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Program Directions are ideas for more imaginative speaking exercises to enable members to develop their communication.


Some of the most enjoyable and challenging exercises involve role-playing: inviting speakers to imagine themselves into different personalities, times or circumstances. In this exercise each speaker should present a speech appropriate to one of the following purposes or situations:

  1. Resigning from an organisation.
  2. Pleading guilty.
  3. Demanding immediate action.
  4. Calming an angry crowd.
  5. Laying down the law.
  6. Sacking an employee.
  7. Introducing unwelcome changes.
  8. Encouraging loyal followers.
  9. Issuing an official denial.
  10. Dividing us into groups and telling us what to do next.

Each speaker is asked to pretend that he/she is actually experiencing the situation while giving the speech. For the duration of that speech, the audience will be addressed as the jury, a sports team, a press conference or whatever else is appropriate to the occasion.

These exercises work much more effectively if the speaker is encouraged not to ‘set the scene’ before beginning (‘Now, I’m a bank manager, and I’ve been very worried about this employee, so you have to imagine I’ve called him into my office…’). The speaker should go straight into character from the beginning and make the circumstances clear from the content of his/her speech.

Themed Situationals

A variant on the Situational is to program a number of these speeches into a common theme. This is a great way to build the sense of special occasion, and get speakers to co-operate and interact in their presentation. Some suggestions include:

  1. A wedding, in which members are assigned the parts of Bride, Groom, Minister, Best Man, Mother of the Bride and so on. This could be spiced up to include the jilted ex-lover or a former spouse (or spouses).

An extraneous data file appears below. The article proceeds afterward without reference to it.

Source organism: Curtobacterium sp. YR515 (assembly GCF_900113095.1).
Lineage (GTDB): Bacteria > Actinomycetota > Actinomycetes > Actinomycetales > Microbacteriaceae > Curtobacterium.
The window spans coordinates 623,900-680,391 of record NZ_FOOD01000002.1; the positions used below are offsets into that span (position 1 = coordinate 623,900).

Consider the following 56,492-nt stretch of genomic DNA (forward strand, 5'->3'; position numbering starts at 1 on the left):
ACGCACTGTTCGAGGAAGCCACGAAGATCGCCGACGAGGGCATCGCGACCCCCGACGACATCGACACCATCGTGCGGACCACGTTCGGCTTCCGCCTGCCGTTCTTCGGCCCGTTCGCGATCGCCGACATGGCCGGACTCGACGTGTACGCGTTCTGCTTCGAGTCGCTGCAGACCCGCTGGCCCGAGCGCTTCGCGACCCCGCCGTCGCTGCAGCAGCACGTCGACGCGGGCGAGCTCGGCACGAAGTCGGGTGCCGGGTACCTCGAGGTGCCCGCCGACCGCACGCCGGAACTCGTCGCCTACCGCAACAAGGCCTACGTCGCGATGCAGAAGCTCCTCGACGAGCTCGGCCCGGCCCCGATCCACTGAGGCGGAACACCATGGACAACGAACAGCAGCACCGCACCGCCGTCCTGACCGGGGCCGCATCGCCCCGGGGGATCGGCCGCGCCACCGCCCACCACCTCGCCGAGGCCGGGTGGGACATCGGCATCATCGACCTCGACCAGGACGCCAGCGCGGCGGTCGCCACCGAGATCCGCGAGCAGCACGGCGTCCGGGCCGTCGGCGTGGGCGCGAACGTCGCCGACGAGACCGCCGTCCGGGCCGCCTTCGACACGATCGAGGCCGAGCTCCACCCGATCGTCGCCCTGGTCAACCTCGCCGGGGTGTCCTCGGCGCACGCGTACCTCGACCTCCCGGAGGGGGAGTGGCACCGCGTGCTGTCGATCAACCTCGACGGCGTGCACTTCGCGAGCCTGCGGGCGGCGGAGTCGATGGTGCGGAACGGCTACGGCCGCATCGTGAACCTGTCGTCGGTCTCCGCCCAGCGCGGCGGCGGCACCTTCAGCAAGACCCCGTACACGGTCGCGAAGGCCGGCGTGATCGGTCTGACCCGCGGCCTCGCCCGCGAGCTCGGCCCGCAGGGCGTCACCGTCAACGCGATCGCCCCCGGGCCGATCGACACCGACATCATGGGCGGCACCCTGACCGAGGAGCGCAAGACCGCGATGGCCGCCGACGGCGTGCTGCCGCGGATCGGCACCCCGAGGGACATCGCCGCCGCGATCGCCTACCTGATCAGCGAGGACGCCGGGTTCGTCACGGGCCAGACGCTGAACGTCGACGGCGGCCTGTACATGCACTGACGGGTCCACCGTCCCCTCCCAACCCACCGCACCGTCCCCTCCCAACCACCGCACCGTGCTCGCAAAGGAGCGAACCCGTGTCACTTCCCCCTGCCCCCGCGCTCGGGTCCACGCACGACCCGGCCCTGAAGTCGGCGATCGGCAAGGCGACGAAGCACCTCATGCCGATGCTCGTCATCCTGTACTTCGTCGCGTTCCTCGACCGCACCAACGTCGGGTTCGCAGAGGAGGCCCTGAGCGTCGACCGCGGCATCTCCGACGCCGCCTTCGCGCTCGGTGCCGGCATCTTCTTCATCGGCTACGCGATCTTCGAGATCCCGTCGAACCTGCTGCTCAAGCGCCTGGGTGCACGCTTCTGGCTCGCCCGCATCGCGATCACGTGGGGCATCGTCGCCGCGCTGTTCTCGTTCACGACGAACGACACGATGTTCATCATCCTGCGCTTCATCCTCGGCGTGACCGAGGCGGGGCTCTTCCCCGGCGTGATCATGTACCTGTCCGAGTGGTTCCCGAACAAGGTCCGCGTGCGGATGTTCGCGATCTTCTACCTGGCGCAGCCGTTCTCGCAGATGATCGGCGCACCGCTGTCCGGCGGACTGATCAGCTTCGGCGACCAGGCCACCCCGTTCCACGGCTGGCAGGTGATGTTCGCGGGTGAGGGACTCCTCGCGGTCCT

2. A meeting of the City/Shire Council debating some contentious issue relating to local government.
  3. A trial, requiring a judge, a defendant, witnesses and lawyers. This scenario could be played out in any country (galaxy?), in the past or in the future.
  4. A mutiny on the International Space Station, where growing dissatisfaction with tasteless, pre-packaged food has erupted into rebellion with demands for a cordon-bleu chef to be sent aloft. Participants might include an International Arbitrator as Chairman, the CEO of the company supplying the food, the Station Commander, a representative of NASA ground control, and a French chef on standby for take-off.
  5. A meeting called by the AFL Executive to try to clear the air between newcomers the Tasmanian Devils, who have not lost a game, and the Players’ Association, amid rumours about performance enhancing drugs. The club maintains it has developed a special diet, exercises and training regime but refuses to give details. Participants could include club coach, club manager, Head of the Players’ Association, the longest serving coach and others. 

The possibilities are endless. The important points are that the background and role of the various characters should be made very clear; all the participants are encouraged to immerse themselves (including dressing the part and bringing appropriate props); and the speakers should talk with each other beforehand to sort out the basic ideas so that everything runs smoothly. Ideally the audience should be given some kind of role to play.

Role-playing exercises challenge speakers to step beyond any personal limits they may have set for themselves (‘I couldn’t possibly do that …’), can involve everyone at the meeting, and they’re loads of fun!

Compiled, with modification, from material originally developed by Rob Lock (49) and Pam Clarke (1/2).